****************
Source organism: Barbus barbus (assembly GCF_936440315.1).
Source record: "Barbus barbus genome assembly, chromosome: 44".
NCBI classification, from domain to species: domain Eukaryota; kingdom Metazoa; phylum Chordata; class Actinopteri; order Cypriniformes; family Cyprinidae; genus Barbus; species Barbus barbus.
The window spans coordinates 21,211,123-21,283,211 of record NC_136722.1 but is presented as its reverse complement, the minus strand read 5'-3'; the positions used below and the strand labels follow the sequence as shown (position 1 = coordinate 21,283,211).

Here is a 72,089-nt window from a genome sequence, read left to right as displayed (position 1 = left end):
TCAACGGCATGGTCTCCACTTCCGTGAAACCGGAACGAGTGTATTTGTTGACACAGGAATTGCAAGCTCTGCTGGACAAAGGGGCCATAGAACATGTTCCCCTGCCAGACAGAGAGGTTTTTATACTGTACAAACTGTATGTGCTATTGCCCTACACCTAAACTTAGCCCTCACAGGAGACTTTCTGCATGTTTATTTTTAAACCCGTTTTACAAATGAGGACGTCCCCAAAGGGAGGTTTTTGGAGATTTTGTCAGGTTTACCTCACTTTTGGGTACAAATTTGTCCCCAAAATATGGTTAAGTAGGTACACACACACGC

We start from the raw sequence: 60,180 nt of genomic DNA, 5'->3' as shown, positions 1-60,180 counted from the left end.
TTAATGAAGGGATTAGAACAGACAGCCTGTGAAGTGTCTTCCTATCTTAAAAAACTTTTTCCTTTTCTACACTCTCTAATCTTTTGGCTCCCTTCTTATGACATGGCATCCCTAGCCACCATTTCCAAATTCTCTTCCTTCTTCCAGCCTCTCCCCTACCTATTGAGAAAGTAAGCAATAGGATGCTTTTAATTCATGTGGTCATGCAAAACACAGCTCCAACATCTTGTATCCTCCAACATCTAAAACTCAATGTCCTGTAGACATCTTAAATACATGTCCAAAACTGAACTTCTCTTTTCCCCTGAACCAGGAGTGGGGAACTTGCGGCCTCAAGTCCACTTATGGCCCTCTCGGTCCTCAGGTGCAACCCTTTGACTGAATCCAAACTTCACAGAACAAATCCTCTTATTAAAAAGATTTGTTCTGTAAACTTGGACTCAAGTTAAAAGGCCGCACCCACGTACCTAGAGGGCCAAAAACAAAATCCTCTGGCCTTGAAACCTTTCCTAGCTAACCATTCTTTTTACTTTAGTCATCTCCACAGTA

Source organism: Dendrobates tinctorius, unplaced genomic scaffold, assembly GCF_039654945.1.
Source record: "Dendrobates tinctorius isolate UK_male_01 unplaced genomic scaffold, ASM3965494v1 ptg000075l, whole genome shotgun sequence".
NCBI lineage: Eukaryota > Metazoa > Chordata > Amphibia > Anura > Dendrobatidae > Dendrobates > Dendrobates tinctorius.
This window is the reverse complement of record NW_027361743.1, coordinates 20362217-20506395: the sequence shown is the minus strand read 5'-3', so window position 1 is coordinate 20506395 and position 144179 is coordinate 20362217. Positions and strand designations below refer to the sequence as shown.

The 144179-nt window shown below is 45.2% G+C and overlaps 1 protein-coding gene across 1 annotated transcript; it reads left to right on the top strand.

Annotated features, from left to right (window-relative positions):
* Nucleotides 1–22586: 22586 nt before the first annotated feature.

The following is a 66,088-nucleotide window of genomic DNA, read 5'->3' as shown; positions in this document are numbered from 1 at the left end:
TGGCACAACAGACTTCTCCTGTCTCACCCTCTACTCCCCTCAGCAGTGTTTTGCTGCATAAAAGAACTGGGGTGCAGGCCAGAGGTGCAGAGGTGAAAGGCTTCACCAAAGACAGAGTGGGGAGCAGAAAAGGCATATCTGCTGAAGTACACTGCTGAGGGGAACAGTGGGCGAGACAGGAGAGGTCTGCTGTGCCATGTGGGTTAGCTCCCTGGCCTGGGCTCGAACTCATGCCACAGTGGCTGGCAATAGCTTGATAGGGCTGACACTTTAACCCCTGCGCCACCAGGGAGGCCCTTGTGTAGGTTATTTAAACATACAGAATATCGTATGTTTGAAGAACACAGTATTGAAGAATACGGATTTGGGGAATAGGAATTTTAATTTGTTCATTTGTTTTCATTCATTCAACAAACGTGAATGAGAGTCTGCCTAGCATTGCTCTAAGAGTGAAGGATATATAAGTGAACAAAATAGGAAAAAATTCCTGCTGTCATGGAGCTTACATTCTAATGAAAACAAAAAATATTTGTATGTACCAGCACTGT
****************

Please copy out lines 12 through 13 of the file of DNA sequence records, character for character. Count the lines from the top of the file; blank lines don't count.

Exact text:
This window is the reverse complement of record NW_027361743.1, coordinates 20362217-20506395: the sequence shown is the minus strand read 5'-3', so window position 1 is coordinate 20506395 and position 144179 is coordinate 20362217. Positions and strand designations below refer to the sequence as shown.

The 144179-nt window shown below is 45.2% G+C and overlaps 1 protein-coding gene across 1 annotated transcript; it reads left to right on the top strand.